Attending a meeting is the first step, but always take a tour as well. We all know that AV touches many other systems that we may or may not install/be responsible for. It is our job however to help the client understand the opportunities to unite these systems. Taking a tour of the facility can help you not only evaluate how they use their existing AV systems for paging, masking, digital signage, emergency notification, etc., but also to give you an idea of where other systems are expected to connect in, or could be used to create a better experience.
Walking through the warehouse to see the manager make 3 trips back and forth to see who is at the back door easily lends itself to suggesting a camera at that door and a display at his desk. Look for security keypads, access control systems, and existing camera systems. Ask to see how they utilize them and talk to the facilities manager about his impressions of ease of use and maintenance. There is a lot you can get from a tour. Ask for one every time.
4) Ask questions about their current system and experiences.
A lot of them. Then listen. This may seem basic, but I don’t know how many times I’ve seen systems designed around what the customer has bought in the past, without asking if they even like it. Just because there is Polycom, Crestron, etc. in a current facility, doesn’t mean it should automatically make its way into the new scope of work. As you see existing AV equipment in the existing facility ask how they like it. Ask them to elaborate on what could work better.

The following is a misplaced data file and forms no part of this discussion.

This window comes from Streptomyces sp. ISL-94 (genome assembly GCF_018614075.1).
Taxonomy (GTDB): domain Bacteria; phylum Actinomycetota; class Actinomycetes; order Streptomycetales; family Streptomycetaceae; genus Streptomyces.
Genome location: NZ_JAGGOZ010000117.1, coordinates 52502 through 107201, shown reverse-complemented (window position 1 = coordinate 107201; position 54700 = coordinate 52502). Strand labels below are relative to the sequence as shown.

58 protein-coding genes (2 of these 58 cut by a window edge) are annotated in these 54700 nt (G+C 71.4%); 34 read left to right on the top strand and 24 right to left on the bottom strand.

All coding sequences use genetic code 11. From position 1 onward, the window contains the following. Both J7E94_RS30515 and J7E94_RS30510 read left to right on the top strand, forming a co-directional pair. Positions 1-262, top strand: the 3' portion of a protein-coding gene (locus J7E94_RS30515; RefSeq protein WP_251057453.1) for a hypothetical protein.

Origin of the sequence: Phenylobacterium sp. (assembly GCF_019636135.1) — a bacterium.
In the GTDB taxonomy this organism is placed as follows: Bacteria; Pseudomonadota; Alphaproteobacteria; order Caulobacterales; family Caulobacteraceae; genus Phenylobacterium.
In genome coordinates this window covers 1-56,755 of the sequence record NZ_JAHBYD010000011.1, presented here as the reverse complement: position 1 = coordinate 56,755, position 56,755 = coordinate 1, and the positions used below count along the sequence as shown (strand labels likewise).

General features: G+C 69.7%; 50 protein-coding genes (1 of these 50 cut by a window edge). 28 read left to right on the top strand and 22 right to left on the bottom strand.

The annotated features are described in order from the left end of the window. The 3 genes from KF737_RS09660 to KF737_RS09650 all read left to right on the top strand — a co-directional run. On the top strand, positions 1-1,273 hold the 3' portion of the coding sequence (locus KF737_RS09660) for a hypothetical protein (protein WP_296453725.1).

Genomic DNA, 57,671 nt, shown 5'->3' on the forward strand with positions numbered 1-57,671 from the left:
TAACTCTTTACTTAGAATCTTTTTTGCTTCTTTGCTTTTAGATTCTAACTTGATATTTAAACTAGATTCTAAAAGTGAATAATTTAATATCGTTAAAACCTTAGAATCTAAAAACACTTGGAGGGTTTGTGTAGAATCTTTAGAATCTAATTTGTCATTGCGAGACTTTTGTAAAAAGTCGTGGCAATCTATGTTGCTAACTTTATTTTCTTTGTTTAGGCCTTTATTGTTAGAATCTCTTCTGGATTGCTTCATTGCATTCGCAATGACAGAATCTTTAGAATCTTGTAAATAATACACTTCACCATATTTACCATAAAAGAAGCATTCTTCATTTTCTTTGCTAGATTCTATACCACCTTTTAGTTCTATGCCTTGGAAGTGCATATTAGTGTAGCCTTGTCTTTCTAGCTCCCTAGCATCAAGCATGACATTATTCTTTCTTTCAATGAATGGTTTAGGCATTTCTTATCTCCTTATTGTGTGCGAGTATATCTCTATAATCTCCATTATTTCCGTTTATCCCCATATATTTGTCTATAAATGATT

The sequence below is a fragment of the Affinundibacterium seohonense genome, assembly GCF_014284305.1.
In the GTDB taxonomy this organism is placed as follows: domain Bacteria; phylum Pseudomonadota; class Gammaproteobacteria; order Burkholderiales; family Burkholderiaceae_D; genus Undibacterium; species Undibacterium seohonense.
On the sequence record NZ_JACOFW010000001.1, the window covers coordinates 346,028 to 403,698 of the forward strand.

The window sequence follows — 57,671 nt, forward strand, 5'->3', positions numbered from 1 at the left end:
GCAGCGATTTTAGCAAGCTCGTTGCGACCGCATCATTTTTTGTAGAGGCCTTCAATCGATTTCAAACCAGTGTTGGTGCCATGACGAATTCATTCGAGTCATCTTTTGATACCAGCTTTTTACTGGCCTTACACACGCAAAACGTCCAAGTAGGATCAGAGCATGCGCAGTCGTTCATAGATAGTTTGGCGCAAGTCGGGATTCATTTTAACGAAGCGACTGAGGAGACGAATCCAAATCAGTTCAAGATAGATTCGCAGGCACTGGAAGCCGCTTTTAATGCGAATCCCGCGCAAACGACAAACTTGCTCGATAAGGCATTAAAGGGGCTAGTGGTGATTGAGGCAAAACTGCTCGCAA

5) Don’t lead their answers.
Many make the mistake of seeing one of their preferred brands and making a comment like “Oh, I see you have a Polycom system. That is great equipment and we’re a dealer for that as well.” What do you think the chances are of that client then telling you that they haven’t exactly been elated with the set up? Unless the experience has been terrible, they will probably not mention their annoyances and you will deliver the same experience as their last vendor. If you were the last vendor, still ASK the question. Let them know that technology changes, that every building and design is unique, and it’s OK for them to express how they would like things to work better/differently in their new facility. Check your ego with your coat when you walk in.
Most of us who have been on the integration side of the business can remember at least one occasion where we have installed a beautifully designed system with high quality equipment, finishing the job on-time, on budget, and handing over all of our final deliverables, only to find that the system is NOT what the customer expected. They may even go so far as to say “This System Sucks”.
We then have to explain that we delivered exactly what was on the scope of work and the sales order, and try to convince the customer that they got what they paid for. At some point we get a final check and somehow see that as evidence of a job well done. Then we are surprised when we are either thrown back into a bid process for the next job with no real leg up on the competition or, even worse, left out of the process altogether.
How do we avoid this situation in the future?
Walk the right jobsite.